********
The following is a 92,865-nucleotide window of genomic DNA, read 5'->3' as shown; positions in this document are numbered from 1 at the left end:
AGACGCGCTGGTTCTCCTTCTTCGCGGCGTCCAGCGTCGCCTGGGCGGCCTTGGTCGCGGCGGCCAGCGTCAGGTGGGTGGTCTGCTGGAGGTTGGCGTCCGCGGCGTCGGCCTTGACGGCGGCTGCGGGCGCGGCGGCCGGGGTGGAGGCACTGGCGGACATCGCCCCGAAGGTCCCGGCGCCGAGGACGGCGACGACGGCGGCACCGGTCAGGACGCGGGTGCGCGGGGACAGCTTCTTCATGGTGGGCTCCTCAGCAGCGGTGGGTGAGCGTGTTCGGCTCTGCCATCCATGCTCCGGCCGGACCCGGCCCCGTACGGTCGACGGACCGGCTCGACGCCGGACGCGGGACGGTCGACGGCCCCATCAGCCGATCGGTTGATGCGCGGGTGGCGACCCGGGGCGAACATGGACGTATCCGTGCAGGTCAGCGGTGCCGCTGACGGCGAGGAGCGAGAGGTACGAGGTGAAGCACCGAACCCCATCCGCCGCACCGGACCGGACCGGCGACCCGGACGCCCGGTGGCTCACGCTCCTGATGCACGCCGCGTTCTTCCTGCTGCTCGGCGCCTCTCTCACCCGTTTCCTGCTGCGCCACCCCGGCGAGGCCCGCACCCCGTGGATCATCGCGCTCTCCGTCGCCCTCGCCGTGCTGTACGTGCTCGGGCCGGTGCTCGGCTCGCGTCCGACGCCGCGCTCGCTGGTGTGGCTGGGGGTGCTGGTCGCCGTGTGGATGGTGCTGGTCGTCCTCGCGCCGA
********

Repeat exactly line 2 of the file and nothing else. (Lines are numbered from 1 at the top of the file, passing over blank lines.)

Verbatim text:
AGACGCGCTGGTTCTCCTTCTTCGCGGCGTCCAGCGTCGCCTGGGCGGCCTTGGTCGCGGCGGCCAGCGTCAGGTGGGTGGTCTGCTGGAGGTTGGCGTCCGCGGCGTCGGCCTTGACGGCGGCTGCGGGCGCGGCGGCCGGGGTGGAGGCACTGGCGGACATCGCCCCGAAGGTCCCGGCGCCGAGGACGGCGACGACGGCGGCACCGGTCAGGACGCGGGTGCGCGGGGACAGCTTCTTCATGGTGGGCTCCTCAGCAGCGGTGGGTGAGCGTGTTCGGCTCTGCCATCCATGCTCCGGCCGGACCCGGCCCCGTACGGTCGACGGACCGGCTCGACGCCGGACGCGGGACGGTCGACGGCCCCATCAGCCGATCGGTTGATGCGCGGGTGGCGACCCGGGGCGAACATGGACGTATCCGTGCAGGTCAGCGGTGCCGCTGACGGCGAGGAGCGAGAGGTACGAGGTGAAGCACCGAACCCCATCCGCCGCACCGGACCGGACCGGCGACCCGGACGCCCGGTGGCTCACGCTCCTGATGCACGCCGCGTTCTTCCTGCTGCTCGGCGCCTCTCTCACCCGTTTCCTGCTGCGCCACCCCGGCGAGGCCCGCACCCCGTGGATCATCGCGCTCTCCGTCGCCCTCGCCGTGCTGTACGTGCTCGGGCCGGTGCTCGGCTCGCGTCCGACGCCGCGCTCGCTGGTGTGGCTGGGGGTGCTGGTCGCCGTGTGGATGGTGCTGGTCGTCCTCGCGCCGA